In her later book, she writes that Dunn found her work as a sapper with the 179 Company of The Royal Engineers, who were a specialist mine-laying and tunnelling company that operated within 400 yards of the front line. Lawrence writes that she was directly involved in the digging of tunnels, but this maybe not be true. later evidence and correspondence from the time after her discovery by British Army authorities, including from the files of Sir Walter Kirke of the BEF's secret service, suggest that she did not undertake this highly skilled digging work, but she was still at liberty and working within the trenches in some capacity.
The men who interrogated her could not understand her real motivations for making the treacherous journey to the heart of the fighting. From Calais she was taken to Saint-Omer and further interrogated. The Army was so embarrassed that a woman had breached security and was fearful of even more women taking on male roles during the war if her story got out but Dorothy knew she had the scoop of her life, a story which would set Fleet Street alight - but only if she could get it published.
She drafted a book in the months following her return to London, but burnt it in desperation shortly after. Her physical health went into decline due to ‘septic poisoning’ contracted from dirty water in France; and her mental health suffered too. She later wrote of a ‘nervous complaint’ that caused her to shake so much that she ‘could not easily hold a pen’. These symptoms were perhaps the initial manifestations of an illness that, unchecked and misunderstood, was to consume her. It is possible that Dorothy was suffering from a form of post-traumatic stress following her experiences in northern France.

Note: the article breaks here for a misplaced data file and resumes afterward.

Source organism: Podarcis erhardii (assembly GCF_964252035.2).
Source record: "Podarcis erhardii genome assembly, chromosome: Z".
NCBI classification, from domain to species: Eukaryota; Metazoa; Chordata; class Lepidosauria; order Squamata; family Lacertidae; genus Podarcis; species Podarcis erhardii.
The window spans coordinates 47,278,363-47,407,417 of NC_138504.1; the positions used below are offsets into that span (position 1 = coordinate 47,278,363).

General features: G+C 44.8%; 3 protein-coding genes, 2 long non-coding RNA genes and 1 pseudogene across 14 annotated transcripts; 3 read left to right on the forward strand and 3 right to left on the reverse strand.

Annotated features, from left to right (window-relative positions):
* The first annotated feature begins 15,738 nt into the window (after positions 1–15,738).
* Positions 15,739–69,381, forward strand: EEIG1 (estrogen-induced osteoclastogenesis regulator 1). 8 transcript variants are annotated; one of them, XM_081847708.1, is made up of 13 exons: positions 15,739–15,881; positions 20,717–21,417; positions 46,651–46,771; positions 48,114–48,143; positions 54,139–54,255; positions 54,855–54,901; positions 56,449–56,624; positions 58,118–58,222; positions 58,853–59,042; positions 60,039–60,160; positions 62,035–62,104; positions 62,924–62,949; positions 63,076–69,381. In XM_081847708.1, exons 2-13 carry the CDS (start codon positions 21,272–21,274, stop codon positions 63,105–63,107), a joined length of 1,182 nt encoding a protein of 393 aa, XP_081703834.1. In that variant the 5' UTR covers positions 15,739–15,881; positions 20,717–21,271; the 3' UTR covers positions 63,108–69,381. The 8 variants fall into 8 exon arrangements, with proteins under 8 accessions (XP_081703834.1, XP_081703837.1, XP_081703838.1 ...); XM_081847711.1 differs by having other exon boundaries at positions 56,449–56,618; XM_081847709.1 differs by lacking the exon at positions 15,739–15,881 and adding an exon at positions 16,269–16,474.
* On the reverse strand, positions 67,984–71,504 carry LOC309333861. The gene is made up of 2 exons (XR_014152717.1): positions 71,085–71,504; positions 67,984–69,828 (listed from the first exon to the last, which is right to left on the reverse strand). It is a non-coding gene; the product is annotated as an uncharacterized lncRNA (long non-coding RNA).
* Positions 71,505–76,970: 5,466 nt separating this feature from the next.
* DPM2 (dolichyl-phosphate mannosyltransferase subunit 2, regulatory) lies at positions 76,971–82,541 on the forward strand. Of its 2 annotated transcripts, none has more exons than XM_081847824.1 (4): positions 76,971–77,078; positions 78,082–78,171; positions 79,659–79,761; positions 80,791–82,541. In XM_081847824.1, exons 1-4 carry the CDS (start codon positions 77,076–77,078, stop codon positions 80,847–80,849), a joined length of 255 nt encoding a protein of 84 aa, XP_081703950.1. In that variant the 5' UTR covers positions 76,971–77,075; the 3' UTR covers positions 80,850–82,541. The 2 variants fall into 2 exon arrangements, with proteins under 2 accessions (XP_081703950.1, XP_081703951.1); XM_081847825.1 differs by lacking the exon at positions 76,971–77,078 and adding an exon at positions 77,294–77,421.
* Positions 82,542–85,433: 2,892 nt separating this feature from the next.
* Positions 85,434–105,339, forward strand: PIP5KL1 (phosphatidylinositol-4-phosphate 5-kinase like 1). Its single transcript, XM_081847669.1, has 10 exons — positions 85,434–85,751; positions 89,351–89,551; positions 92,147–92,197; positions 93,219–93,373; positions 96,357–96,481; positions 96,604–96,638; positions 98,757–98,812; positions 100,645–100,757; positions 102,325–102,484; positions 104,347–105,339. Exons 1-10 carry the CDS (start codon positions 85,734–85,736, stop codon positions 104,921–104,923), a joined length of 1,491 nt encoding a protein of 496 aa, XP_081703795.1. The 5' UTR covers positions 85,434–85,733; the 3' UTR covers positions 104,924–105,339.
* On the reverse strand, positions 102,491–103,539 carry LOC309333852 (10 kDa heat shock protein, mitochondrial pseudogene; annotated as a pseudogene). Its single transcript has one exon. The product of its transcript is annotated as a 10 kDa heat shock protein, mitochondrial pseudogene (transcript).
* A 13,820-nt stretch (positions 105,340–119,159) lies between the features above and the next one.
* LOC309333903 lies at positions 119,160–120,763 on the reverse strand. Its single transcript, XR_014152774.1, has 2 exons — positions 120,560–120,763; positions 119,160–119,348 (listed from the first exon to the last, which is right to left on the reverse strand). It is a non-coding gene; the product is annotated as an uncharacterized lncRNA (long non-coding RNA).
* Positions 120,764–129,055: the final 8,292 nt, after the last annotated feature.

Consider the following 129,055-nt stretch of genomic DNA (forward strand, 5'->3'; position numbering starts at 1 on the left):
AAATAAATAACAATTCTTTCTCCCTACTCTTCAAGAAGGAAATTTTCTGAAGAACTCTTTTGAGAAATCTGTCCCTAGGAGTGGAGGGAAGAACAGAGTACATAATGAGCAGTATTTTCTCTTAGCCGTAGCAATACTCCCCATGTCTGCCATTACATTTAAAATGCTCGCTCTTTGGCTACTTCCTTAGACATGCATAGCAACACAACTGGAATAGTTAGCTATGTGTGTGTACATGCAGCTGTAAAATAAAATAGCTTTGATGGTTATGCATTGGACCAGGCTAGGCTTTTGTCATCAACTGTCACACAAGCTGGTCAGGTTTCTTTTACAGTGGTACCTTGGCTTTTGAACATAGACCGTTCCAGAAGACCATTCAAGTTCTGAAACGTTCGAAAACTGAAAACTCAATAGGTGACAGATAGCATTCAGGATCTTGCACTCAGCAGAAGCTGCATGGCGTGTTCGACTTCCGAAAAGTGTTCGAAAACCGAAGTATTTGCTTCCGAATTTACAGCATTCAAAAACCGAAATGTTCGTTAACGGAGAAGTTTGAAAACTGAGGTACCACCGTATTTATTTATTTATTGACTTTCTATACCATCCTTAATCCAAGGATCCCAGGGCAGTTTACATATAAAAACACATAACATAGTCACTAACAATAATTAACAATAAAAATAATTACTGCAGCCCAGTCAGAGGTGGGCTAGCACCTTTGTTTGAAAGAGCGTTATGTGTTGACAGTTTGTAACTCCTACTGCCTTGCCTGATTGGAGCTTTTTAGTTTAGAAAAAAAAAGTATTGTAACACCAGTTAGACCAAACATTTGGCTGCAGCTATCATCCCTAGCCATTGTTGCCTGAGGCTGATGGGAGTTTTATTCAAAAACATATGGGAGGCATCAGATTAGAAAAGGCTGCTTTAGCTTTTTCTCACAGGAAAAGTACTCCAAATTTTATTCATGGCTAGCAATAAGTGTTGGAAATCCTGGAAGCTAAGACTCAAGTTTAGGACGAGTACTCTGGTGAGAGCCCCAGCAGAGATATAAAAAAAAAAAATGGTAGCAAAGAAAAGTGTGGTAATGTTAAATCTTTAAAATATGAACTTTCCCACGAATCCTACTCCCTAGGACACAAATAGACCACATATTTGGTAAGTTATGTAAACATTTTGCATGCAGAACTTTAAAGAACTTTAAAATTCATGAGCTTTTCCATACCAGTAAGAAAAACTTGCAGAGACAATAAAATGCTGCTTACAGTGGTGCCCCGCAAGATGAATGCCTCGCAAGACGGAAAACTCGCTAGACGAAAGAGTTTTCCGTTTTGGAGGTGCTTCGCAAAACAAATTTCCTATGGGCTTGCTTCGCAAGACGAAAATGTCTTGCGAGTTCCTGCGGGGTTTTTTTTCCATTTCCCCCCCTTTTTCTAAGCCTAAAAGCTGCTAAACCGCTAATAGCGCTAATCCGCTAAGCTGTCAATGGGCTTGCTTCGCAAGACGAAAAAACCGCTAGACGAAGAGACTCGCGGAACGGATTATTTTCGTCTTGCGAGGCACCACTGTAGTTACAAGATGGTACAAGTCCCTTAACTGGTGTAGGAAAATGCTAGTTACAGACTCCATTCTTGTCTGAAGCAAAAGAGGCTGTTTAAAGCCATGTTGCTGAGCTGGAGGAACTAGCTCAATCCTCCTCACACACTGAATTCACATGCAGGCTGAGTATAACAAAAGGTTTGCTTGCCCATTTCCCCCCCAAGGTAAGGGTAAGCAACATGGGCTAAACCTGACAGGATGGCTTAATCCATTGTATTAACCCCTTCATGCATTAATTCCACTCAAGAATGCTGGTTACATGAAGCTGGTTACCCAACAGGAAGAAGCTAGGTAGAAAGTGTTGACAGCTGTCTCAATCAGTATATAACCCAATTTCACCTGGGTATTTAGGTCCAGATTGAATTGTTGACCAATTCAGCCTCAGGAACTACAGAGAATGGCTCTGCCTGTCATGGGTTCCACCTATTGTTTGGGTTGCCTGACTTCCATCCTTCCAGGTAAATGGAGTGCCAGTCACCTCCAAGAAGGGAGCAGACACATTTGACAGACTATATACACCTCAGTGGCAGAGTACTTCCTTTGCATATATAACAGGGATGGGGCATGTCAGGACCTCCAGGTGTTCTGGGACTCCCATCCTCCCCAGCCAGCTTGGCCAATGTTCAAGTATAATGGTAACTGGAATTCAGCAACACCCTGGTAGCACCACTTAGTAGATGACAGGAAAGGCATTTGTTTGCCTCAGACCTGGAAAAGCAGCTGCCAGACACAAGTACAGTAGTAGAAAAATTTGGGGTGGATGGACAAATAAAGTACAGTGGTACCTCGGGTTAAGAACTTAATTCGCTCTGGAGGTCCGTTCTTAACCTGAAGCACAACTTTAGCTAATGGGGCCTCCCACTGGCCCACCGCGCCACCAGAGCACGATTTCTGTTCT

Sapper Dorothy Lawrence: The Only English Woman Soldier.
Although the book was well received in England, America and Australia, reviews were less than favourable, and it was still heavily censored by the War Office.The Spectator Magazine described Dorothy in its September 1919 review of her book as a ‘girlish freak’. With the world wishing to heal itself from the scars of the war, and move forward into the Roaring Twenties, the book did not become the huge commercial success that Dorothy had hoped it would be.
Lizzie Crarer has recently written and directed a 2 handed play called " Over the Top: The True Life Tale of Dorothy Lawrence" with the theatre company The Heroine Project Presents, which aims to give a voice to women from history who have been overlooked or misrepresented. The production toured in the UK between 4th March and 11th July 2016.
Macnamara also wrote and directed the short film Blue Pen which focuses on ten women journalists whose voices have been silenced through censorship, confinement in institutions and abuse. Although largely set in the present day, the film’s title refers to the wartime government’s practice of censoring letters and reports from the front.
“I was considering the number of women journalists who are disappeared and executed to this day,” says McNamara, who is also the artistic director of Hackney-based theatre company Vital Xposure.“So I began to make an experimental short film looking at censorship and blue pen, and Dorothy Lawrence’s story was the springboard for it. Blue Pen is more an art film than anything else and is not a dramatic film,” says McNamara.
“It begins with truth of Dorothy Lawrence’s story and creates in the audience’s mind an atmosphere of Dorothy Lawrence’s interrogation and what became of her.
“It then moves on to give ten names from the last decade who have each been disappeared, the majority executed, and so the final question you’re left with is: what is it with the dangerousness of women telling the truth?”